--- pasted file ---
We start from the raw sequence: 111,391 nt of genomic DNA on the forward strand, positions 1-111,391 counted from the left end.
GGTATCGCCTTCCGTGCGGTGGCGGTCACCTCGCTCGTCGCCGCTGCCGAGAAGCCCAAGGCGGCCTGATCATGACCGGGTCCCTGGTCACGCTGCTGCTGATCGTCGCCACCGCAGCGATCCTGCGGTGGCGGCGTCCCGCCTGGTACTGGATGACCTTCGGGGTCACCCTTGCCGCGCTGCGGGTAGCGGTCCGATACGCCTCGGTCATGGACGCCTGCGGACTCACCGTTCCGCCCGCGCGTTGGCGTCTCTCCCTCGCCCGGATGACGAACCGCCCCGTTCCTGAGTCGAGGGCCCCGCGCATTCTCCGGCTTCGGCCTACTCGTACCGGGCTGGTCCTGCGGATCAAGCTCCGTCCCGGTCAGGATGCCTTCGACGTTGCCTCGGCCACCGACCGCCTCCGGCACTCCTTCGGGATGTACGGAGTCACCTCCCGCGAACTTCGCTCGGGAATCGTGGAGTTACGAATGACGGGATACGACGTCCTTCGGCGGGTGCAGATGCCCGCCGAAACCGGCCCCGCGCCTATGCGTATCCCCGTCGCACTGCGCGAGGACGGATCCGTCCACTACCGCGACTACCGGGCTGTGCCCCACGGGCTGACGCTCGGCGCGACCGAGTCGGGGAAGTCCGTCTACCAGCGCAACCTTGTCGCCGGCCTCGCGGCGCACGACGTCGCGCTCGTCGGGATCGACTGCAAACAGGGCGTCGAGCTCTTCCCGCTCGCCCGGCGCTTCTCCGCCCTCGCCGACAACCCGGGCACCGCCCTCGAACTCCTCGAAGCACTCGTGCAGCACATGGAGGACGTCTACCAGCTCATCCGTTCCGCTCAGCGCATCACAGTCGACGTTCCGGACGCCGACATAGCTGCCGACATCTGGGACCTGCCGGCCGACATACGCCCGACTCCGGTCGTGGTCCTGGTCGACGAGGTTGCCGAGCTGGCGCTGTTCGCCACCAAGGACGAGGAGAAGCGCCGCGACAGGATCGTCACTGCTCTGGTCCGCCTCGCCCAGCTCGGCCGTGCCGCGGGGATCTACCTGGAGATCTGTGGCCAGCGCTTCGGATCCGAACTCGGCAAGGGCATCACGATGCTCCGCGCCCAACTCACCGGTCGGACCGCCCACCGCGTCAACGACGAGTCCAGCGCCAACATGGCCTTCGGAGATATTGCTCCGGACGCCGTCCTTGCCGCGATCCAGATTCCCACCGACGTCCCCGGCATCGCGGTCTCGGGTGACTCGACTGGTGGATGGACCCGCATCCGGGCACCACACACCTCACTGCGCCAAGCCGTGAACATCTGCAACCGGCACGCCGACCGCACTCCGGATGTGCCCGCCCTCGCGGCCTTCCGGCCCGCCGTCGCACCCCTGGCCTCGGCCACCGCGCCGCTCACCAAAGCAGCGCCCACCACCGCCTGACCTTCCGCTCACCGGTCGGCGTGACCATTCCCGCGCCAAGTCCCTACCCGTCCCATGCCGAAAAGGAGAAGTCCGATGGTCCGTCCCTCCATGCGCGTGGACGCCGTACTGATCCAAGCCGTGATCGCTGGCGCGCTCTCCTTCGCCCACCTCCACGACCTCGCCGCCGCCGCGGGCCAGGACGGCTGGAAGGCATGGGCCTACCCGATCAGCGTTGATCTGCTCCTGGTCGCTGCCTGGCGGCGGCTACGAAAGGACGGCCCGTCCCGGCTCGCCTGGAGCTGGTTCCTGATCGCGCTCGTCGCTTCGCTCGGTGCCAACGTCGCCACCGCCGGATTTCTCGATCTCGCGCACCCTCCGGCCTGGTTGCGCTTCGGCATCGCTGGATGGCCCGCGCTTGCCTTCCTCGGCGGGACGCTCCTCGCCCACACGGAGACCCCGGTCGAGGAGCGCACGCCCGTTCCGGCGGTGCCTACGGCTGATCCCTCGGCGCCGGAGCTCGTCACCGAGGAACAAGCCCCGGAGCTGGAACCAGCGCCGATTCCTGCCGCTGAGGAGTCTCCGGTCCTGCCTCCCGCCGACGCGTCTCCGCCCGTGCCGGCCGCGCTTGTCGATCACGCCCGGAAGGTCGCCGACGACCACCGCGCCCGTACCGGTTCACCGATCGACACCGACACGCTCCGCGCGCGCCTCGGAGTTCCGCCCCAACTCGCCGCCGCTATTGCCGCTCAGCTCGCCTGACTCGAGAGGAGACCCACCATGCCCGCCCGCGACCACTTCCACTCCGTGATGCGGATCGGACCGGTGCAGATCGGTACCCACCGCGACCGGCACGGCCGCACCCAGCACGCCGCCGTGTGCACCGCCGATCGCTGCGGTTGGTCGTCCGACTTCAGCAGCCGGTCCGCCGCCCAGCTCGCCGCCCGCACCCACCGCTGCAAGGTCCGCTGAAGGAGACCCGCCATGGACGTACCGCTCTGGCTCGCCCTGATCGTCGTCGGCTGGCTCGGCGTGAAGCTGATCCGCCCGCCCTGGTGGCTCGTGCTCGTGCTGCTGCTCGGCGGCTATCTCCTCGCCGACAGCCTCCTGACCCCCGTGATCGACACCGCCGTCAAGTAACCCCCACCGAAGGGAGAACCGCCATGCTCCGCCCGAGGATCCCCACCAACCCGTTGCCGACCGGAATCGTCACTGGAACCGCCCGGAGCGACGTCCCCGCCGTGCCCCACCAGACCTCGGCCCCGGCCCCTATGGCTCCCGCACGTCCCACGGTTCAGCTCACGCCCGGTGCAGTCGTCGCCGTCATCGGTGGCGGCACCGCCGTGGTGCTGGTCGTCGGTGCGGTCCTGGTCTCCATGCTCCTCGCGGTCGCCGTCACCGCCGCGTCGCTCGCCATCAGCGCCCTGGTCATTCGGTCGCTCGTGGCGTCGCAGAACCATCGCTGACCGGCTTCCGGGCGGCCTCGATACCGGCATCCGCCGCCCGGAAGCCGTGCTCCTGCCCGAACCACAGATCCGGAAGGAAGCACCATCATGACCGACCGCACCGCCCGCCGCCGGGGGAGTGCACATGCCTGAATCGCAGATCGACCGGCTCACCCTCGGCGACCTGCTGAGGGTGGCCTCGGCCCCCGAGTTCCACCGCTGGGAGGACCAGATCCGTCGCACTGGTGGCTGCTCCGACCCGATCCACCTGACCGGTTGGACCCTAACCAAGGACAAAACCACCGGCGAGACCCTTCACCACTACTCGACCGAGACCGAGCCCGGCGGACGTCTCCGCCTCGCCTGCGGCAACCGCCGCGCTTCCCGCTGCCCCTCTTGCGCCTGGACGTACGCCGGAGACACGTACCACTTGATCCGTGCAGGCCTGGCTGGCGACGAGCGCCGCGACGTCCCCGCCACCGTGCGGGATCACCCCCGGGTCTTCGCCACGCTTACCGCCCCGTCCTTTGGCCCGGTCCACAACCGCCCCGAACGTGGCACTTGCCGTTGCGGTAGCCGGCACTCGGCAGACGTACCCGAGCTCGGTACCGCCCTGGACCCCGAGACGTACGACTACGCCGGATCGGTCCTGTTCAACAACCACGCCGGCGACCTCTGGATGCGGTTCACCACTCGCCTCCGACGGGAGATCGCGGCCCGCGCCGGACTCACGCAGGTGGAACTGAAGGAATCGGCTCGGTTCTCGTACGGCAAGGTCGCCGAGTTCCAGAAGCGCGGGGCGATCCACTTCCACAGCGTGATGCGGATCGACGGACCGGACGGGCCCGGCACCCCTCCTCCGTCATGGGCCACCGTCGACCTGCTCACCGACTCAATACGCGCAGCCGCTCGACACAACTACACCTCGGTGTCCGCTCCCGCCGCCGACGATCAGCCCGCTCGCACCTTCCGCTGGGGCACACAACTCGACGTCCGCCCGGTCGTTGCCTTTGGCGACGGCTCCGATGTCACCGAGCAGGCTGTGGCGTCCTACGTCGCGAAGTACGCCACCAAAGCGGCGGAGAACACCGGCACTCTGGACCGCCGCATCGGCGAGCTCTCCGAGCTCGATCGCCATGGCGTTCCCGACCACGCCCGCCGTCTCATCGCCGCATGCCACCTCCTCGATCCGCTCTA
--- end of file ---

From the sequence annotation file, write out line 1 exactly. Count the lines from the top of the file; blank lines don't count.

We start from the raw sequence: 111,391 nt of genomic DNA on the forward strand, positions 1-111,391 counted from the left end.